I felt my phone buzz in my pocket and carefully fished it out, smiling as the familiar image of my best friend flipping me off flashed across the screen. Answering the call, I pinned the phone between my ear and my shoulder.
“What’s up, buttercup?”
“Help,” Rose pled. “I have wedding drama.”
“Did you finally break off the engagement?” I asked eagerly.
“Harper,” Rose growled. I laughed in reply.
“Teasing, obviously. What are we really dealing with?”
“I’m dealing with Allen’s mother wanting to be really, really involved,” she replied with a sigh. “Currently that’s keeps-trying-to-convince-me-to-wear-her-wedding-dress involved.”
“You’ve literally already bought your dress, which is beautiful, and gone for the first fitting,” I said. “But wait have you seen it? Her dress?”
“I had to try it on,” she whined. “It’s everything you’d expect from a late 70s wedding. It will outlive her marriage and mine because there isn’t a stitch of natural fiber.”
“Tell me there are pictures of you in it,” I begged.
“It’s so, so bad. Hold on.” She paused and a moment later a soft chime on my phone alerted me of new texts. I opened them to see my lovely best friend being swallowed by a truly horrendous white concoction. There were bows, there were sleeves, there were shoulder pads. I could practically hear the crunching that would occur if she moved. I covered my mouth to smother my laughter.
“What are you doing?” she asked. “You’re so quiet. Normally you would be dying laughing.”
“Maybe these pics actually killed me,” I replied. I scrolled to the next one, in which she had a fake smile plastered across her lips in an attempt to match the enthusiasm of her beaming future mother-in-law.
“Stop being weird. What are you up to?”
I sighed. “I’m just trying to… organize my belongings.”
“You’re cleaning? You?”
“In a manner of speaking. I’m cleaning all my stuff… into some suitcases.”
There was a long pause, and then Rose exhaled, loudly.
“Harper. You guys broke up?”
I rolled my eyes, then remembered she couldn’t see me. “Ro, you can’t break up with someone you never agreed to be dating. But apparently that’s what he wants us to be doing, and since we’re not on the same page I thought I’d do the gallant thing by clearing out and affording him the space to go find someone who does want to be his boyfriend. And I’m trying to get out quietly because I think Amanda is home and I refuse to deal with her nosy ass on top of everything else. I barely even got to sleep last night.” I swept the contents of a drawer into an open duffel bag as Rose groaned loudly.
“I told you not to start sleeping with him. I told you.”
“Well that’s why you’re the smart one but I actually have fun,” I replied, shrugging and almost dropping my phone into a bag. “Look, I really thought it would be OK this time. I’ve known Dylan forever. He knows I’m not a relationship guy. And he was even in a relationship when I moved into the spare room! Like, I really tried to do it right this time.”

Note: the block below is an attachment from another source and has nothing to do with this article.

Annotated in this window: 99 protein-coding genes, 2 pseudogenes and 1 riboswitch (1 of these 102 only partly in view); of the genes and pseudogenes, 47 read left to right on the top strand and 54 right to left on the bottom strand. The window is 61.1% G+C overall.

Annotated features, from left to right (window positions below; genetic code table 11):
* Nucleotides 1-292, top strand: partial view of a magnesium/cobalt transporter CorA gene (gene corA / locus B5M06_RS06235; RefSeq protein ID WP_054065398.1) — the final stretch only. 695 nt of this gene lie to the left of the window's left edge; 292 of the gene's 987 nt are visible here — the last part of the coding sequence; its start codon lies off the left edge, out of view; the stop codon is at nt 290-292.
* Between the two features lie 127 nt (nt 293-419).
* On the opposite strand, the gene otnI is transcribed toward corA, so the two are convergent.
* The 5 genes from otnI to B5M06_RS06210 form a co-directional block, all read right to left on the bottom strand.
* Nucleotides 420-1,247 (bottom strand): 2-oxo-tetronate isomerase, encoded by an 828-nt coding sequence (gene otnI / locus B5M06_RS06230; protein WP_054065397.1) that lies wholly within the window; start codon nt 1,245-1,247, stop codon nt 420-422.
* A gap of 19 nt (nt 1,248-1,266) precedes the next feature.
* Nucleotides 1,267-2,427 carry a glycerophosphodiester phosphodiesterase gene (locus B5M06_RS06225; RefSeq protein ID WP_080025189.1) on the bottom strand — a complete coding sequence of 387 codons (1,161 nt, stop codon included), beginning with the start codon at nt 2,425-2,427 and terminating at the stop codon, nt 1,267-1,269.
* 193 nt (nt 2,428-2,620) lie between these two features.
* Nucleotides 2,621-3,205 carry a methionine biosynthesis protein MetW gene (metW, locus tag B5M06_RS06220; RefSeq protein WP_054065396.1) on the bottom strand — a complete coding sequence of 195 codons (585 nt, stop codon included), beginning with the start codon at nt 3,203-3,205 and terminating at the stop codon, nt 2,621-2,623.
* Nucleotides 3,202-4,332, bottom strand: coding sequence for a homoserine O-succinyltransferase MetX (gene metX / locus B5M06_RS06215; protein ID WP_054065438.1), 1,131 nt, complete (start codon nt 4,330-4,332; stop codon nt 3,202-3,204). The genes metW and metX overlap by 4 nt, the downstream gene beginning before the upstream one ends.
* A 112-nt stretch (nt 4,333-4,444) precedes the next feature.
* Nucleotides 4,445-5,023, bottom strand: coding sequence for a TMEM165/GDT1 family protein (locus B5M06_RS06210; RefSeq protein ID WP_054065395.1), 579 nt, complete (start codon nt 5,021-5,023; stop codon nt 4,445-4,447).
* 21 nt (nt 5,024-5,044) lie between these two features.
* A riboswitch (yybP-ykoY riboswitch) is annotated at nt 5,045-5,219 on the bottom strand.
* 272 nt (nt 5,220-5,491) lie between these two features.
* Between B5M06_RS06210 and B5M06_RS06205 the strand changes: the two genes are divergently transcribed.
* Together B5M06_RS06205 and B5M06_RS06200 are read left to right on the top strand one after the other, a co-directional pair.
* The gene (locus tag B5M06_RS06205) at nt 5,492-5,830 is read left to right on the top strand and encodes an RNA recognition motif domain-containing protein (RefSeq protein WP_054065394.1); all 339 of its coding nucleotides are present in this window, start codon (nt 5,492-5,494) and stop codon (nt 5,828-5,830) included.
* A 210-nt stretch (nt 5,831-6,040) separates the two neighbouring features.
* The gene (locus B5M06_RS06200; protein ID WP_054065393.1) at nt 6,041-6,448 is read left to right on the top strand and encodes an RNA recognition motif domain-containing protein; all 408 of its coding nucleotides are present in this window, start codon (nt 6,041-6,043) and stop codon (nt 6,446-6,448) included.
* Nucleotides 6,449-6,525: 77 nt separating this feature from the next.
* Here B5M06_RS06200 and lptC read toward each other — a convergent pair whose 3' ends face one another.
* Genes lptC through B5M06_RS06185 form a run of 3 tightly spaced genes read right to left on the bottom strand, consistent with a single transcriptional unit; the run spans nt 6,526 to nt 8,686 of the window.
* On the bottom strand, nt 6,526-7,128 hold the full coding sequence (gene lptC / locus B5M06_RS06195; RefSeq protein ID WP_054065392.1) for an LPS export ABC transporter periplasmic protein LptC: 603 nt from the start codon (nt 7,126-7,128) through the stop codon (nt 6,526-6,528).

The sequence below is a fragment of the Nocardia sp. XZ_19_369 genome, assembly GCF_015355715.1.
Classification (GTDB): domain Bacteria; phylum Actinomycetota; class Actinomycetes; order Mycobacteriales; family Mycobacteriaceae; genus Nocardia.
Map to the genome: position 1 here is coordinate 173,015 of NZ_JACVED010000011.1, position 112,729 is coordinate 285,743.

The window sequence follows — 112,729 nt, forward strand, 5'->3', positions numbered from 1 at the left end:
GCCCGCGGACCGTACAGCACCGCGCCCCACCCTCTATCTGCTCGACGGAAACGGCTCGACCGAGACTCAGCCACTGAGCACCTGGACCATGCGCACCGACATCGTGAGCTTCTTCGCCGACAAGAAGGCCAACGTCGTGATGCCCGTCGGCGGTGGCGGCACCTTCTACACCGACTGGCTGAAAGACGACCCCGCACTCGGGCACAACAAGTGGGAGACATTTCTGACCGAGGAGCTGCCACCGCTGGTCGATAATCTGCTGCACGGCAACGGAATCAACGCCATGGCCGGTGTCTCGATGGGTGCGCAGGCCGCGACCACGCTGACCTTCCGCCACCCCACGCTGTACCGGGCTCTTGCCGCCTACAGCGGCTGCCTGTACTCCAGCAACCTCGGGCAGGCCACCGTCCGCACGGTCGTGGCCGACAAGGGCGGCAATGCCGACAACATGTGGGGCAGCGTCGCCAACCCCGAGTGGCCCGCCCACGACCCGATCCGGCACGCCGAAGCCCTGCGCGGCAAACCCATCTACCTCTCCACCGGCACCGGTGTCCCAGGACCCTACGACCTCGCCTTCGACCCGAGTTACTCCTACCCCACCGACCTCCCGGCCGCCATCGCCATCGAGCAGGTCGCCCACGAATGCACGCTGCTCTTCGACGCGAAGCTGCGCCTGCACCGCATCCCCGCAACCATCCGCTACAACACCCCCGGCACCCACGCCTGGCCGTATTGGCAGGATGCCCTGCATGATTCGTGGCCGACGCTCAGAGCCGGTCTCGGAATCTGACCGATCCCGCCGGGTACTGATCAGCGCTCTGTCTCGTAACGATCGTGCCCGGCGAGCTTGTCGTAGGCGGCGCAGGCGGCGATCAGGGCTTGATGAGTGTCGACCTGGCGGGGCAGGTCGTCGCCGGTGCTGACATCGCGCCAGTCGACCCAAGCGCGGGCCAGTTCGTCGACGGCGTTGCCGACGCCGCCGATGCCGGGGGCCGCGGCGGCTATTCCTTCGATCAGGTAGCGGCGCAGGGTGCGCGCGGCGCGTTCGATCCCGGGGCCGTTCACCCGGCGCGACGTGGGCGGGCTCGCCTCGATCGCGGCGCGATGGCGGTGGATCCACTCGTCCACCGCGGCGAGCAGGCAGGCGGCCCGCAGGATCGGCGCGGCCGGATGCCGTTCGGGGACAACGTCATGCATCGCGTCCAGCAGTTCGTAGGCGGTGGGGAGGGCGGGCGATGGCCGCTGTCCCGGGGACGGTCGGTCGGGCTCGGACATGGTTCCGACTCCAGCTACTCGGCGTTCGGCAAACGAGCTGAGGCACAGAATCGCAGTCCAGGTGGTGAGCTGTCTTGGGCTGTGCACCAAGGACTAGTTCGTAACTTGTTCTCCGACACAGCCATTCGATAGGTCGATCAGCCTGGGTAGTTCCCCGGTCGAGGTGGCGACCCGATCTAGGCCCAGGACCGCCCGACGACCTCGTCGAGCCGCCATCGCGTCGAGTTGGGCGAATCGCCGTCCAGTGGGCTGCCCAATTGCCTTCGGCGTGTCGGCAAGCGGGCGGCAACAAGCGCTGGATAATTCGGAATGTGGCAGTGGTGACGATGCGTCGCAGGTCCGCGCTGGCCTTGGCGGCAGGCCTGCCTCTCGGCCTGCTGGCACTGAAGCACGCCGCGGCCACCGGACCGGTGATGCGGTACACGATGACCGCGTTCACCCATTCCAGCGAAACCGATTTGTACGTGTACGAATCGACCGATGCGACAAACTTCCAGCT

“Until you started sleeping together,” she replied drily.
“I thought he was just coming to me for rebound sex after the break up. Rebounds are supposed to be short-term, not serious! Rebounds are my favorite,” I whined.
“You are so stupid,” she said. I could practically hear her shaking her head. “Since you guys clearly never talked about it I take it you weren’t even close to being on the same page.”
“We’ve friggen talked about it now,” I grumbled. “Last night I came home late, and he was all pissy about it and we got into a fight. I basically wound up telling him that where I go and what I do isn’t any of his business, and he asked how it could not be his business as my boyfriend. And then I... said some stuff... and he cried... and it was just not great. So yeah, that’s done, and now I’m just trying to grab my stuff and get out without another fight.”
“Aw, Harp. You are so, so stupid,” Rose said affectionately. If we’d been having the conversation in person I knew she would have hugged me.
“I am so, so homeless, anyways.”
“Damn it, Harper. This was what, eight months in one place? You were so close to breaking the record! I already mailed your wedding invitation!”
“Pretty sure I’ve got your big day on my calendar, Ro,” I said. “Man of Honor doesn’t need the fancy piece of paper to know he’s invited to the party.”
She sighed. “I know. I just… I like knowing where you are. It’s a comfort thing, to know where your best friend lives.”
“I promise you’ll be the first one I tell my new address to,” I said, blowing her a kiss through the phone. “Maybe the only one, as I’m thinking I may have exhausted my options for couch-crashing in this city...”
I glanced around the room, assessing my belongings. The upside of never staying in one place too long meant I’d learned how to travel light; I’d likely be done packing by the time we ended the call. Leaving was easy. The trouble was always figuring out where to go next.